Maybe Cinncinati is the city and Hamilton is the district?

As a sidenote it's awfully similar to Washington Burn's despite being such a specific idea, I don't doubt it won't be a carbon copy but perhaps that's where the idea came from?
 
I wonder what's the status of pan-malayism since all the malay world seems to have been colonised by the british but still ended divided... I guess it's also countered by the respective Malayans/Bruneian/Siak... monarchies

Also still not convinced by Brazil being so poor next to a rich Argentina, like argentina is wealthier than germany is IRL, there would definitely be a lot of investment, millions of foreign workers, I guess brazil's southern border is the most dynamic region (and maybe less white if there was less foreign immigration since brazil is poorer and more internal migration due to its attractiveness) .

Awesome map!
 
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How/when did Holstein become a republic?

In the 1930s after the War.

Amazing work as always, @CosmicAsh !! Is the one-party state in Spain fascist, communist, or something else (ie, are we talking about a surviving alt-Francoist state)?

Thank you! Spain is a one-party worker's state. The formal name is República Obrera y Soldada de España, or the Worker's and Soldier's Republic of Spain.

Really interesting to see a timeline where developmental inequality seems to be even more massive than our timeline. It's interesting to see the US, a country with high development, bordering the Navajo, which apparently have the same living standards as sub-Saharan Africa. Cool to see lots of indigenous states, but what happened to Brazil? It's HDI is in the pits...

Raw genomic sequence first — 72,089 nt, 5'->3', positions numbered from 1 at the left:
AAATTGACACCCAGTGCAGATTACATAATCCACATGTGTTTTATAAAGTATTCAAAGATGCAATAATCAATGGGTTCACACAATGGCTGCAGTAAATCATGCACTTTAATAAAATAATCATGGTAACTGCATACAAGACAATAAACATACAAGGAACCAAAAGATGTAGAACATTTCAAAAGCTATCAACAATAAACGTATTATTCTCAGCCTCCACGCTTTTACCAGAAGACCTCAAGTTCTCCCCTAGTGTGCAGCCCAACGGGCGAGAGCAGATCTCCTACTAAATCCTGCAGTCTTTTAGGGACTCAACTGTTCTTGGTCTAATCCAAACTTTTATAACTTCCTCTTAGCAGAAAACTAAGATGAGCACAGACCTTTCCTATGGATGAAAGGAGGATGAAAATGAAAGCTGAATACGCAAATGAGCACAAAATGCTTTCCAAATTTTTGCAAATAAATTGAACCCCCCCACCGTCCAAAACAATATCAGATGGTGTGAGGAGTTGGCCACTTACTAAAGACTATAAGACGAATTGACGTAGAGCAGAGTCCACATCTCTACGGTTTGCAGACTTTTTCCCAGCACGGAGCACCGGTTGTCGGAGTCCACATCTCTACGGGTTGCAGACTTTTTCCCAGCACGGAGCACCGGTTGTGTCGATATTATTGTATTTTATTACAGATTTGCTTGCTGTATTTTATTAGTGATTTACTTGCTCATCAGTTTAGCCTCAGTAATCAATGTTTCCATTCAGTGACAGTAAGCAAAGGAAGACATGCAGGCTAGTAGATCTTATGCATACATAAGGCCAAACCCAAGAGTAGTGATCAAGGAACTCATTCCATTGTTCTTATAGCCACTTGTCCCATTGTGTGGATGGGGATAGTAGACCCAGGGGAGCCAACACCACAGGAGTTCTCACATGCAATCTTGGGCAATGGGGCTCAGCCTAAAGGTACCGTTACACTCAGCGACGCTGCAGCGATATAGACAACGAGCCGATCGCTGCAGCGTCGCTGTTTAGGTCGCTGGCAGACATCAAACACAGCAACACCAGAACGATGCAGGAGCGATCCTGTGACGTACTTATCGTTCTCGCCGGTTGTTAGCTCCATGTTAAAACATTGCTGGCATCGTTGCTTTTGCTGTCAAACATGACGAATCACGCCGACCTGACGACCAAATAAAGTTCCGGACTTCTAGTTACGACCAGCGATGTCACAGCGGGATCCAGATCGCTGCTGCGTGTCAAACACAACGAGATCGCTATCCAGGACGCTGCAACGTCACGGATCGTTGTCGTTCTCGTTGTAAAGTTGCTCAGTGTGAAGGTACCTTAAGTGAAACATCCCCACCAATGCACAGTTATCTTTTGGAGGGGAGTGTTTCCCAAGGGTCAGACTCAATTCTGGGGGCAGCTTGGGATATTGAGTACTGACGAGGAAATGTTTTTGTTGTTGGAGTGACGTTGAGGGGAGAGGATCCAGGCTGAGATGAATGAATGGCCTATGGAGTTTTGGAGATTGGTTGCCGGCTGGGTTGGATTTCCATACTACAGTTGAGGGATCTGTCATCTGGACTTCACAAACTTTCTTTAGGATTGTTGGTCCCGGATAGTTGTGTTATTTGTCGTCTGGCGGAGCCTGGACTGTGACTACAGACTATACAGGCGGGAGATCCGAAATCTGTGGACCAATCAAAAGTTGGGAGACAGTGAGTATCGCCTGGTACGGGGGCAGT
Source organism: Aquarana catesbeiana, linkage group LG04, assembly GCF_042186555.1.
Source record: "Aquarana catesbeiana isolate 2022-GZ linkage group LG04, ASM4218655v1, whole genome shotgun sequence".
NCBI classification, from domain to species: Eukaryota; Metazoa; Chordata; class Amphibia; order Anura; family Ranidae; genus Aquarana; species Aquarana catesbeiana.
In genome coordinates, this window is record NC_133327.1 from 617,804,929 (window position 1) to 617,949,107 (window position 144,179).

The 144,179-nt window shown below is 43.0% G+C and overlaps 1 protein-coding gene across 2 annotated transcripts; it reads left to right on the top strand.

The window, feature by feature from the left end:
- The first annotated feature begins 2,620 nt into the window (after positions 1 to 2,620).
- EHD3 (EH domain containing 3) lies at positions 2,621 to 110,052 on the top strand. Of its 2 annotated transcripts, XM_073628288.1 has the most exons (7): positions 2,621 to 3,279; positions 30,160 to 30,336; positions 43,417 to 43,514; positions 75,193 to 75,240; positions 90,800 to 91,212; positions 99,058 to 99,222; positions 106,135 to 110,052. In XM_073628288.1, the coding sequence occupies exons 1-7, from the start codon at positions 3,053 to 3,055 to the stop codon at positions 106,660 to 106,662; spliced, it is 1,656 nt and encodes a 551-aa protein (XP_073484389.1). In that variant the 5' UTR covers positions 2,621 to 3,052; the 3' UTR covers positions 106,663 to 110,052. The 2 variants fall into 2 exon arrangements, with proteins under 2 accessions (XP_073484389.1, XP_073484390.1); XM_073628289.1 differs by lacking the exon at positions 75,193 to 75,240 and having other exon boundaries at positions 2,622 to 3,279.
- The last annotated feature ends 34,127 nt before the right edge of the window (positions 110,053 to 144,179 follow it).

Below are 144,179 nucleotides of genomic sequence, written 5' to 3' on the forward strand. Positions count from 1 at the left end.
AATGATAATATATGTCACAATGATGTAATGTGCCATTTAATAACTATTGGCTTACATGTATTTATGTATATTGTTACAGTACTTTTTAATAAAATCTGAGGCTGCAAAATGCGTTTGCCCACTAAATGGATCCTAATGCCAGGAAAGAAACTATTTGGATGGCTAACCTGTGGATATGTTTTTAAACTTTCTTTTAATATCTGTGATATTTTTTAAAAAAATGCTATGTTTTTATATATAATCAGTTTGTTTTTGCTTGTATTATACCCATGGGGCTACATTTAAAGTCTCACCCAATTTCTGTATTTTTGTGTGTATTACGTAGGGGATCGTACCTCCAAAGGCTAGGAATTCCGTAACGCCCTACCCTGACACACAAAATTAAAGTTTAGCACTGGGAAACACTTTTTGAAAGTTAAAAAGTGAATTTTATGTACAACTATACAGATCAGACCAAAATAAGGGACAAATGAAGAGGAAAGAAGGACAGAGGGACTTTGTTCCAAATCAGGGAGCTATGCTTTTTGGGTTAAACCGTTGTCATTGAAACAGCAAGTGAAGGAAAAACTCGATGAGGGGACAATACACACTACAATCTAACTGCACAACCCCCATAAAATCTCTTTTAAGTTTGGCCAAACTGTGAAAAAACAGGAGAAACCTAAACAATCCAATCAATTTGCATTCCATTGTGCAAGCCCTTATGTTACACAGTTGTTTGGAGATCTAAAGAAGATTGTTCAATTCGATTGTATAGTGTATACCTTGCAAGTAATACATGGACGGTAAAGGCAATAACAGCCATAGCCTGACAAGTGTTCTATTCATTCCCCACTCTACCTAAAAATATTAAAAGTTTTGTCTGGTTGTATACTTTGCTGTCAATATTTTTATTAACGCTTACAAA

EDIT: Also Argentina's wet dream right here, bigger, more prosperous, the envy of all South America...they can now even dunk on Brazil.

I'd caution the words "development" being associated with "Country Living Standards." CLS is not equivalent to HDI. CLS is a region-by-region metric of how well a country performs with those around it and with those internationally. CLS takes into account a base level of wealth (eg, poverty), excess wealth (size of the middle class), and regional performance. Brazil being so low on the CLS scale simple.

1) It's GDP/capita is lower than the average for it's region [South America]. This will bring the score down.
2) Brazil has low excess wealth. This will bring the score down.
3) Brazil has a low base level of poverty, but there are millions upon millions who do live with little economic means. This has a relatively neutral impact on the score.
4) There is extraordinarily high income inequality. This will bring the score down.
5) Brazil is exceptionally corrupt. This will bring the score down.

CLS is also not adjusted on a PPP basis. What costs £100 in Argentina could cost £56 in Brazil.

Wow. Is there a link to a bigger version?

I do hope this link will work.

Okay, uhh, those tiny Dutch one-party statelets around Niassa are pretty friggin' suspect

as is the vast array of absolute monarchies in West Africa

Those states are not particularly nice places to live. Both are run by an Anglo/Boer minority and have a wide array of exploitative legislation.

Most of the West African monarchies are the traditional ones that colonialism had destroyed and swept away. Here, they have been encouraged to expand and consolidate due to a variety of factors which I do hope to get into soon.

Maybe Cinncinati is the city and Hamilton is the district?

As a sidenote it's awfully similar to Washington Burn's despite being such a specific idea, I don't doubt it won't be a carbon copy but perhaps that's where the idea came from?